Electricity tariffs up by 6.3% in next three months

Households will pay more for electricity in the new year, with tariffs rising by an average of 6.3 per cent.

Power will cost 21.56 cents per kilowatt hour (kwh) in the first quarter of next year, up from 20.30 cents in the last three months of this year.

The increase is due to the higher cost of natural gas for electricity generation, which rose 14 per cent compared with the previous quarter, SP Group said in a statement yesterday.

The tariff is largely determined by energy costs, which are incurred by power generation and fuel. These costs make up 73.5 per cent of the new tariff.

Network costs, a market support services fee and a market administration and power system operation fee are also components of the tariff. These are reviewed annually.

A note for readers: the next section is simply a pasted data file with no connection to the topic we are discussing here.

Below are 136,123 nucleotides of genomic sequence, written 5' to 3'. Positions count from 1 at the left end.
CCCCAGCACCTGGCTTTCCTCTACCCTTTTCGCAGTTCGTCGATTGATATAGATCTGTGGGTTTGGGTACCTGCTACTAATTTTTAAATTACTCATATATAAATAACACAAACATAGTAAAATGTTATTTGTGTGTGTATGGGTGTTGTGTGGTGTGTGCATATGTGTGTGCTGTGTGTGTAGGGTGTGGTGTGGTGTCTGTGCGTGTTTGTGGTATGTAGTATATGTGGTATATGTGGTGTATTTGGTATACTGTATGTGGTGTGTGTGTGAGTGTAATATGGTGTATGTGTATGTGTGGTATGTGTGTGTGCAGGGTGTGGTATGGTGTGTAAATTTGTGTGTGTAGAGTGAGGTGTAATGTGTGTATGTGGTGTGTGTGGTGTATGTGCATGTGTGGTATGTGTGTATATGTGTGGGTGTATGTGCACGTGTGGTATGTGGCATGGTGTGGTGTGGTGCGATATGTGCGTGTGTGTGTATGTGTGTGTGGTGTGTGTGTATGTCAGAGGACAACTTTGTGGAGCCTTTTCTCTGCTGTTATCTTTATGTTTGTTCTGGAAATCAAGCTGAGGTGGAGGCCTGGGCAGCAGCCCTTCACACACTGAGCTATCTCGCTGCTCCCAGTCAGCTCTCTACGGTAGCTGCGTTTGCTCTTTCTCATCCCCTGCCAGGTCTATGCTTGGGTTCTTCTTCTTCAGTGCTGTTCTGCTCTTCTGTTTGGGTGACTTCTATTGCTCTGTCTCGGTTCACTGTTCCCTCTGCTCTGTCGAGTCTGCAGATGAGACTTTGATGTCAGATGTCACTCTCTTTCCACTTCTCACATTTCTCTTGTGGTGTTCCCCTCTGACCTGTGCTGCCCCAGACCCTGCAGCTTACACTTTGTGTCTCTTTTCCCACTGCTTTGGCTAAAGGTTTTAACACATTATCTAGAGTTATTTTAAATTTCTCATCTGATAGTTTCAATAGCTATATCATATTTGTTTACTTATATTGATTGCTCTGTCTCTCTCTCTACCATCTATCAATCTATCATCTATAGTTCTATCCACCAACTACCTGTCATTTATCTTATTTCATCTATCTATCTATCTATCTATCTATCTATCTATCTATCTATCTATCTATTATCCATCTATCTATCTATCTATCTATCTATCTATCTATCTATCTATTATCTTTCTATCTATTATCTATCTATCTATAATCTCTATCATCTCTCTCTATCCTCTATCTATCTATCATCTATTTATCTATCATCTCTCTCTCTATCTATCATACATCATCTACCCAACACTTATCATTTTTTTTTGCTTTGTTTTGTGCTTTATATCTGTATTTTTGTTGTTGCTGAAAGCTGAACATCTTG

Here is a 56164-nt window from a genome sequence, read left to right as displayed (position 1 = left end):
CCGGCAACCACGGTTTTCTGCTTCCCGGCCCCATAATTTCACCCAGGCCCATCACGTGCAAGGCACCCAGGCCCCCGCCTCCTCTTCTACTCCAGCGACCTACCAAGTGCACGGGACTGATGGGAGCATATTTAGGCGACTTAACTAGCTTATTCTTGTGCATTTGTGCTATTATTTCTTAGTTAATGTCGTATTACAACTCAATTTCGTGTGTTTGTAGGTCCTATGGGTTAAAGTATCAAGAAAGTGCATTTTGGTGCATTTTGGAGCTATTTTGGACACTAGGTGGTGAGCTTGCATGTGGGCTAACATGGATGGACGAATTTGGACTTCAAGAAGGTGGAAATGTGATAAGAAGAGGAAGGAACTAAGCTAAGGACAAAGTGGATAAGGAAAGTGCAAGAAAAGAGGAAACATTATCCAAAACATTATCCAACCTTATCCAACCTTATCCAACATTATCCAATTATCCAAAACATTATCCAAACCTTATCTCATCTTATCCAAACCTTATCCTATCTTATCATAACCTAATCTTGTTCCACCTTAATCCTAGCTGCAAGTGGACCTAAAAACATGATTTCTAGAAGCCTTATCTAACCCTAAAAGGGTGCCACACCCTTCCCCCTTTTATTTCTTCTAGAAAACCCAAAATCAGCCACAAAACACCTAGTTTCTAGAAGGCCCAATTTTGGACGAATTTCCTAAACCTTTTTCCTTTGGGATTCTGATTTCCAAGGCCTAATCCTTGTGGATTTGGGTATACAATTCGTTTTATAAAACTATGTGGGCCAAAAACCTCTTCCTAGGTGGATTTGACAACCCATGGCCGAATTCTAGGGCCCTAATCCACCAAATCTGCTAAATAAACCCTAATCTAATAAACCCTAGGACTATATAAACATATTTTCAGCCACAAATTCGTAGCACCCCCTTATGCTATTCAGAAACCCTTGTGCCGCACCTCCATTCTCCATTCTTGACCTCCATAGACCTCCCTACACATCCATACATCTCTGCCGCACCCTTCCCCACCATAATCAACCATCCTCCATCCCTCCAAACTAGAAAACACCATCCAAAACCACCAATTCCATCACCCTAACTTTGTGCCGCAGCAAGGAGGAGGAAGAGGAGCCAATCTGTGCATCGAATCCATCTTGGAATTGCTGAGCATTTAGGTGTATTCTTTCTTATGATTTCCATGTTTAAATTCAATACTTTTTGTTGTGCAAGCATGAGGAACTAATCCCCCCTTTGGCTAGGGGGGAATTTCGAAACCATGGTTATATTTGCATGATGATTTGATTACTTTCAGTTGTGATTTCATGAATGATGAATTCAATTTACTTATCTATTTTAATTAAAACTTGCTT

The new tariff increase means the average monthly electricity bill for families living in four-room HDB flats will go up by $4.78. This is based on the average usage of such households of about 380kwh a month.

Tariffs will rise by about $5.64 a month across the board, according to SP.

Families in one-room flats can expect to pay $1.74 more a month on average while those in bungalows may have to shell out an extra $31.49.

SP reviews its tariffs quarterly based on guidelines set by the Energy Market Authority, the electricity industry regulator.

These guidelines include pegging the cost of fuel to the average natural gas price in the previous three months.

A version of this article appeared in the print edition of The Straits Times on December 30, 2017, with the headline 'Electricity tariffs up by 6.3% in next three months'. Print Edition | Subscribe